- Does pt have a normal swing phase?
- Limp? Do they spend as much time on one foot as the other.
- Knee alignment:
- Varus [bow leg].
- Valgus [knock-knee].
- Normal is knee concavity should be bigger on medial side.
- Normal is small suprapatellar pouch.
- Swelling DDx:
- Effusion [#1 cause].
- Synovial proliferation [RA, etc]
- Quads wasting: measure their diameter at fixed distance up from tibial tubercle.
- Abnormal fixed flexion when legs laid flat (flexion deformity).
- Over joint line [apply firm pressure] (meniscal tear).
- Over medial/lateral ligaments.
- Bony prominences.
- Popliteal fossa for Baker's cyst [knee capsule hernia].
- Do active, then passive movement. Note range, pain, and crepitus [grating sound]:
- Flexion [normal: 135°].
- Extension [normal: 5°].
- Stress the medial and collateral ligament for laxity:
- Pt's leg should be flexed at 20°, so nice and loose as Dr wobbles it.
ACL: Lachman test
ACL: Anterior drawer test
PCL: Posterior drawer test
PCL: Posterior sag sign
- Pt. flexes knee and hip to 90°.
- Dr. looks at knees side-on.
- Normal is a convex part on the front of the knee.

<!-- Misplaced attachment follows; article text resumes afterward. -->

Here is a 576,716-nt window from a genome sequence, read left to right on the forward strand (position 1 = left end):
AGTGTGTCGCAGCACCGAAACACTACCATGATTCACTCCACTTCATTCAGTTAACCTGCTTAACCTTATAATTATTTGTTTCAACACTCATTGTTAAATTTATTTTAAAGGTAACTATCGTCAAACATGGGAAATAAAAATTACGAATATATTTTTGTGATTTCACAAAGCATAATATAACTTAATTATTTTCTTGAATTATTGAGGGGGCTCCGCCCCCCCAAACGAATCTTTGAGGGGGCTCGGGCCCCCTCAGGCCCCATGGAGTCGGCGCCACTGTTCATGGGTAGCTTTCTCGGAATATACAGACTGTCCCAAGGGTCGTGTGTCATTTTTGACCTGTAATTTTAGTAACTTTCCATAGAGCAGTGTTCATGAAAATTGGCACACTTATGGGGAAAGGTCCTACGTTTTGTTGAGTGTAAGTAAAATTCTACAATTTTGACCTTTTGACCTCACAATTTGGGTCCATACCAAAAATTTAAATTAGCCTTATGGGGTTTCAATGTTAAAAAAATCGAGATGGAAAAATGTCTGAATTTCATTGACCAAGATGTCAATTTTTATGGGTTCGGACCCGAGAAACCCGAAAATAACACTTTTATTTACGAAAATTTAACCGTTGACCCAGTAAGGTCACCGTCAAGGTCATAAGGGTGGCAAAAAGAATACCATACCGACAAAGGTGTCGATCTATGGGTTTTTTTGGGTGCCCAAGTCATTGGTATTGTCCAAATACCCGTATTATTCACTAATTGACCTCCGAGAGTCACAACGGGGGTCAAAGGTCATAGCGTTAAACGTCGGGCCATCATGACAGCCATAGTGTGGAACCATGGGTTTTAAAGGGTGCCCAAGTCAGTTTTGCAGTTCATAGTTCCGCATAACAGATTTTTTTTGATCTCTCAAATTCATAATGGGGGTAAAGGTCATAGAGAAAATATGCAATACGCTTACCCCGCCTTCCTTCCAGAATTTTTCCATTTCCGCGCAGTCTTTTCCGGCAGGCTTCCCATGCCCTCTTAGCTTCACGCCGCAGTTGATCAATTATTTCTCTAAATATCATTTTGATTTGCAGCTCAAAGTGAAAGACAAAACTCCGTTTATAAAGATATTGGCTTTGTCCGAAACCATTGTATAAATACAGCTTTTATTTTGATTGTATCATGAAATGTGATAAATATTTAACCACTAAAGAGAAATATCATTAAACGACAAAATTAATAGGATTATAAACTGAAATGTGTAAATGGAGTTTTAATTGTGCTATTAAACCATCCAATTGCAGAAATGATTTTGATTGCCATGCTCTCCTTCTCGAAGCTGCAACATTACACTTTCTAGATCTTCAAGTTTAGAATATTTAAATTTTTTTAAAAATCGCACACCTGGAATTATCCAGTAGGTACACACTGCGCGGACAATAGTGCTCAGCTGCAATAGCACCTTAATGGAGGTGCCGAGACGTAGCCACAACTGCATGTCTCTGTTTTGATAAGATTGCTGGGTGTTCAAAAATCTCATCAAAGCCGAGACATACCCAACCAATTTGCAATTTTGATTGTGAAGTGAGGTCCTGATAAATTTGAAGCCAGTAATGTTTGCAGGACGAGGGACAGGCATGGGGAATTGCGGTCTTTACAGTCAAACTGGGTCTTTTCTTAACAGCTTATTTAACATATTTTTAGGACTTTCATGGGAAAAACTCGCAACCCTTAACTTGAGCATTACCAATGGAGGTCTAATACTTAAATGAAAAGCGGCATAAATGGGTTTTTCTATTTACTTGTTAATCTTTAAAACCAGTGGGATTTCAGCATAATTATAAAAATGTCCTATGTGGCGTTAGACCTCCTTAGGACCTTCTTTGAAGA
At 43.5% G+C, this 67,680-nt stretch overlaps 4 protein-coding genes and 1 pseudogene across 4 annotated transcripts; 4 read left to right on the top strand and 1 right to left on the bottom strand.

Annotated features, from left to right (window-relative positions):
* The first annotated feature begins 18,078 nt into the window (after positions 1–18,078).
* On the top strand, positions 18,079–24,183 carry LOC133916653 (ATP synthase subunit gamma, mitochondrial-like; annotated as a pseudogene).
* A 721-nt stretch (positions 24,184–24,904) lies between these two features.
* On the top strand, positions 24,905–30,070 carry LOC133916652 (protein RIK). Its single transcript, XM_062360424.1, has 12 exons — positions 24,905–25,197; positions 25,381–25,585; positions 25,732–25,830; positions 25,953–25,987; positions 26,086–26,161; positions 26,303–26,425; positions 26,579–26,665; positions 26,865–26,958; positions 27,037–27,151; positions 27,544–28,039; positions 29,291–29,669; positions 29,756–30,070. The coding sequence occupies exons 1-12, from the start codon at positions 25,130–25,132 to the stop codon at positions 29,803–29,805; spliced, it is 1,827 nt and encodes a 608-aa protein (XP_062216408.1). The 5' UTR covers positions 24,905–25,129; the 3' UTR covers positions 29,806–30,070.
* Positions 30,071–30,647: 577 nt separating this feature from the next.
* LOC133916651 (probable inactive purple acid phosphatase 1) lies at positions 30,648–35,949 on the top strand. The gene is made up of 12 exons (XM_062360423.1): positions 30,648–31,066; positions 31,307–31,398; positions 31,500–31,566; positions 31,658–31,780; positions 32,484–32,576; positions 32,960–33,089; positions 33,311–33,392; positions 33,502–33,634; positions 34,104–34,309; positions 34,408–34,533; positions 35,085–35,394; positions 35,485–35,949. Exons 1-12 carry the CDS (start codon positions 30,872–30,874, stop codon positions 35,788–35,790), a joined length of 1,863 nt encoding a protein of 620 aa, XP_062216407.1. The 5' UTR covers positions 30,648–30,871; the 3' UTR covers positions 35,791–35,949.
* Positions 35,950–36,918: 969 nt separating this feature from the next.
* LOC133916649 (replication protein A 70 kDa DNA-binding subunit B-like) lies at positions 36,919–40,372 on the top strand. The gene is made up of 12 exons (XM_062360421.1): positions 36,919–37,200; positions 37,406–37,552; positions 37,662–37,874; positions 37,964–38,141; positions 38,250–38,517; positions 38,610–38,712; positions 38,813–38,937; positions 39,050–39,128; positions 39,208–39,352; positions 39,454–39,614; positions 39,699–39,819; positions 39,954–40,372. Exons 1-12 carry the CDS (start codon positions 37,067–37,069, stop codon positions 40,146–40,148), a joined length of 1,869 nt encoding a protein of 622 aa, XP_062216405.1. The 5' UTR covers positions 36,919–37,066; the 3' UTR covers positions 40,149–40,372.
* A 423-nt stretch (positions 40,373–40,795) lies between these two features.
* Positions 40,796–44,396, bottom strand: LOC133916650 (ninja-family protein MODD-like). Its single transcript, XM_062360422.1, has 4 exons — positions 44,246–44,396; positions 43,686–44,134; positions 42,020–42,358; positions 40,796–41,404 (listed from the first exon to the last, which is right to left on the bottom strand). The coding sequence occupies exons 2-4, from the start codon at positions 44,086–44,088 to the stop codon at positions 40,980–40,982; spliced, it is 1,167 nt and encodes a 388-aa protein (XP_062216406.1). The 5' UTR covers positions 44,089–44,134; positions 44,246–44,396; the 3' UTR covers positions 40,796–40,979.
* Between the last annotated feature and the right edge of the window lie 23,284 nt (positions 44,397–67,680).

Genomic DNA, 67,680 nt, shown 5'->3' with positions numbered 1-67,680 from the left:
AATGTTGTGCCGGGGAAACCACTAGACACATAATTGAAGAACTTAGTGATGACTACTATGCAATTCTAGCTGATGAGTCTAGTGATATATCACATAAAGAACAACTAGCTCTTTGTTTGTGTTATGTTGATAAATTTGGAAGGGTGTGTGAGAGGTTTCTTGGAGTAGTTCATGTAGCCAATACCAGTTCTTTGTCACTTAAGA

- If see a concave instead, then it's a posterior sag from bone falling downwards with
gravity. Dx is PCL tear.
Meniscus: McMurray's rotation test
- Pt flexes knee to 90°.
- Dr rotates knee externally [only about 6°], and as rotate, extend knee 10°.
- If hear a click/klunk, then possible Dx of meniscal tear.
- Then repeat again, rotating the other way.
Meniscus: Joint palpation
- Dr places hand on suprapatellar pouch and move it back and forth.
Bursa: Bulge sign
- If bulge positive, then Dx an effusion.
- Only for very small effusions.
- A patella tap is used for a moderate effusions [won't work if too much or too little].
Bursa: Fluid thrill
- Dr flicks finger on lateral of knee, feeling for thrill on medial side [or vice versa]
- If feel thrill, Dx an effusion.
- Good for small effusions.
- Dr compresses patella against thigh.
- If painful, suggestive Dx is:
- Young pt: chondromalacia patellae.
- Old pt: arthritis.
Patella: apprehension test
- Purpose: DDx whether knee pain is subluxated or dislocated.
- Dr starts to apply sideways pressure to patella, looking at pt's face for apprehension.
- If pt apprehensive that patella will dislocate?? when continue, then the knee pain is